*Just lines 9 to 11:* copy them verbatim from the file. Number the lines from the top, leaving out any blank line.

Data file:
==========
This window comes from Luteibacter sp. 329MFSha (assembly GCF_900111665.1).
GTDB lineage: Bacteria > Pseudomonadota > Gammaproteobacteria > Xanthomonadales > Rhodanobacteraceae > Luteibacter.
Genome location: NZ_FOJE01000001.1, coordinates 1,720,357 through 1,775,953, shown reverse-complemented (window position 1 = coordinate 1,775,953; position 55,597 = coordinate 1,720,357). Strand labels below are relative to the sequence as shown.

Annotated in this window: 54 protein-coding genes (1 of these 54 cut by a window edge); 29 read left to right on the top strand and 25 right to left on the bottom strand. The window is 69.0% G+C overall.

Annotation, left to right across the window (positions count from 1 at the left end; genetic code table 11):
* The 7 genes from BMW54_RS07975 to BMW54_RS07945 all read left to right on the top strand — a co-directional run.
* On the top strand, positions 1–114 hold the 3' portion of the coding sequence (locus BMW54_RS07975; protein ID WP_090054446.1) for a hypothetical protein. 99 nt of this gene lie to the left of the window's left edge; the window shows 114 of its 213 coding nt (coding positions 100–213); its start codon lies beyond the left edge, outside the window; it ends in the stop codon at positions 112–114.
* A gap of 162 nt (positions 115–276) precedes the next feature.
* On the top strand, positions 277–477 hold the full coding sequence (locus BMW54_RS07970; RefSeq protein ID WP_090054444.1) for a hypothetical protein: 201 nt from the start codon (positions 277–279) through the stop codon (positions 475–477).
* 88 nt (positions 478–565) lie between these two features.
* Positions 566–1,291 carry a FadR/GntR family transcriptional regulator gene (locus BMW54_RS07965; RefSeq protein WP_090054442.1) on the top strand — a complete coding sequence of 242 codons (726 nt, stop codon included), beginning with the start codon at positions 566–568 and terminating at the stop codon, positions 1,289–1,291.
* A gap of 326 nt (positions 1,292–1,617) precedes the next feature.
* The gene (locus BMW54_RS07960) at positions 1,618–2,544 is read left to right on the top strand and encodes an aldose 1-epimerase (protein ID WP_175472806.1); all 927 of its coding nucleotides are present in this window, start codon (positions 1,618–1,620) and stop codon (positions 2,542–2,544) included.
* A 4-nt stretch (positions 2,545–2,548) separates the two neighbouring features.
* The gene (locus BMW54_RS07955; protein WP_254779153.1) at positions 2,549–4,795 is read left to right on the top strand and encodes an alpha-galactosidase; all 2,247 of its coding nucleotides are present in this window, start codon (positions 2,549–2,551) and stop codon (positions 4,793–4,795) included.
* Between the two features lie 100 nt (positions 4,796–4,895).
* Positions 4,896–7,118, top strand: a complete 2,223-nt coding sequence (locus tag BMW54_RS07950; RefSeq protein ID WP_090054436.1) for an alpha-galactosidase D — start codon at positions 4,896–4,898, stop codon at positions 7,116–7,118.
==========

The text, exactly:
* On the top strand, positions 277–477 hold the full coding sequence (locus BMW54_RS07970; RefSeq protein ID WP_090054444.1) for a hypothetical protein: 201 nt from the start codon (positions 277–279) through the stop codon (positions 475–477).
* 88 nt (positions 478–565) lie between these two features.
* Positions 566–1,291 carry a FadR/GntR family transcriptional regulator gene (locus BMW54_RS07965; RefSeq protein WP_090054442.1) on the top strand — a complete coding sequence of 242 codons (726 nt, stop codon included), beginning with the start codon at positions 566–568 and terminating at the stop codon, positions 1,289–1,291.